If your answer is yes, Churchill, who’s been in charge of many things and evidences show that he did not particularly care about non-white or even non-british people, is still the symbol of the fight against Nazi-Fascism and that is why people remember him. People do not remember him as soldier Churchill, the imperialist Churchill, the drunk Churchill. We remember him because he is the symbol of the battle against Nazi-fascism.
The issue with symbols is that they are symbols and when they derive from human beings, as in this case, it is always convenient to give a little magic to it. This is because, without doing that, we would find any men have flaws; even those who fought the battles in which we believe.
For example, last year there was a student protest in Manchester following the introduction of Gandhi’s statue. Despite being universally considered the symbol of non-violence, someone underlined the fact that Gandhi, during his life, had a strong prejudice towards black people and, despite having a soft attitude towards them and considered progressive at that time, today, without any doubt, he would be categorized as a racist.
Same thing for Martin Luther King, one of the most charismatic figures, a fantastic man and an example for many people as a leader (included me). He is a symbol. However, everything was said about his past: from his unloyalty towards his wife to what it seemed, particularly last year after the investigation provided by the FBI, he was having an attitude towards women not progressive as people would imagine him to be. King was even accused in assisting in person to a rape made of a woman by one of his friends. The case was highly discussed by the US’ media between those who thought it was fake and those who tried to contextualize it. This is exactly because the FBI investigation brought a shade of negativity on the idol’s figure which is difficult to ignore not only on the man Martin Luther King but also on the symbol he represents.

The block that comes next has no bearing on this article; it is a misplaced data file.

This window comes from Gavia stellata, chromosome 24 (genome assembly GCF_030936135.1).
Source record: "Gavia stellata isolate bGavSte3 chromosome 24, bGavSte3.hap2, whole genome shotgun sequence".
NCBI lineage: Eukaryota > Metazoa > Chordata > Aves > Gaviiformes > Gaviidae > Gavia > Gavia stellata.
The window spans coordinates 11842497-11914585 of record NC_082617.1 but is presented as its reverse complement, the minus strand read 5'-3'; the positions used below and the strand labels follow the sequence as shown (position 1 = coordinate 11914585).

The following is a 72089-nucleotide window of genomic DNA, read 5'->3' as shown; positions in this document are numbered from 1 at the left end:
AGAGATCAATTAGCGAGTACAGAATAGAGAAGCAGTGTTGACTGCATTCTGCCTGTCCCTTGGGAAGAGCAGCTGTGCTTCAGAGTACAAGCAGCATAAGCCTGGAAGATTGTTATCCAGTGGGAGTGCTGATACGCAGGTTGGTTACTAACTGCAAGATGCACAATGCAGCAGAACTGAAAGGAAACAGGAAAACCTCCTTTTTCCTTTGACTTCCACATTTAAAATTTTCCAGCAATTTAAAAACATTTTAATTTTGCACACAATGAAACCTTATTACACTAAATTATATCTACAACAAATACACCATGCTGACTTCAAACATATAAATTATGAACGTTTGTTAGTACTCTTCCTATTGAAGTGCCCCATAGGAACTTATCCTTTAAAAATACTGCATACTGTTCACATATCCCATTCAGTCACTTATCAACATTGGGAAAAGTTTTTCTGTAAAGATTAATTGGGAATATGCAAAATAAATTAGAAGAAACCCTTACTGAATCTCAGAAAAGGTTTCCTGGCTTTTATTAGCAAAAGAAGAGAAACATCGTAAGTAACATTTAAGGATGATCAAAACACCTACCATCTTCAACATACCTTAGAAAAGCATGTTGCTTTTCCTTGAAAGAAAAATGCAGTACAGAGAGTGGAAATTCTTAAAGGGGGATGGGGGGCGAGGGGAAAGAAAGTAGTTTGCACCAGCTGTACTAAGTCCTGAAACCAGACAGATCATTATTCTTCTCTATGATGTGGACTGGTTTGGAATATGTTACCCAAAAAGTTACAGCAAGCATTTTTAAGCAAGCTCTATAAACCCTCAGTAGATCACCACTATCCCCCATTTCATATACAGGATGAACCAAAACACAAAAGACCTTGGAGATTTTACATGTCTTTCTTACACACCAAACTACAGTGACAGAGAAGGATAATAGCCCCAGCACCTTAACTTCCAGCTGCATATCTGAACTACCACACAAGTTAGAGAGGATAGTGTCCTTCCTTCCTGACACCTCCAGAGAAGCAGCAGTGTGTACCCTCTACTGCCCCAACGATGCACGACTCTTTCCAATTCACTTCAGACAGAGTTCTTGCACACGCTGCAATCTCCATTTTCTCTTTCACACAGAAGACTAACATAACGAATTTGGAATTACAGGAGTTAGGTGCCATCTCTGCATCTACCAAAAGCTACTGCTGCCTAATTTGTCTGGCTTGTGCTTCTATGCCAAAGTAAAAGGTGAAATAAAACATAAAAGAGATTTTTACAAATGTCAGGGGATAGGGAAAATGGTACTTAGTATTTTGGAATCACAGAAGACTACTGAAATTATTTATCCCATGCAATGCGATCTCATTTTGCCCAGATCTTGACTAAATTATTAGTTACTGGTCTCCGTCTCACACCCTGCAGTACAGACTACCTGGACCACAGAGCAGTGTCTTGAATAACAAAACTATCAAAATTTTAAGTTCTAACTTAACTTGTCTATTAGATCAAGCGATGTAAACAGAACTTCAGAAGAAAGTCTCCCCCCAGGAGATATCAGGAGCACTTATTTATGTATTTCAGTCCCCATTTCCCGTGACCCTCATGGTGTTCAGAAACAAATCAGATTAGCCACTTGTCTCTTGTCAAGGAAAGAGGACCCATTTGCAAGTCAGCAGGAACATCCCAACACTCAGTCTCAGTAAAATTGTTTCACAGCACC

I will end it here because the more we go on the more there is the risk that at a certain point we will arrive with someone that says: “Hitler was a good man because he liked puppies”.
When we evaluate the removal of statues, flags burning, of deleted symbols and forgotten heroes, let’s also remember that this is not a problem of these days because idols and symbols have existed since centuries.
My point is that we are talking about symbols and idols and not anymore people. We are talking about recipients of values, like a flag if you think about it.
Thank you for reading.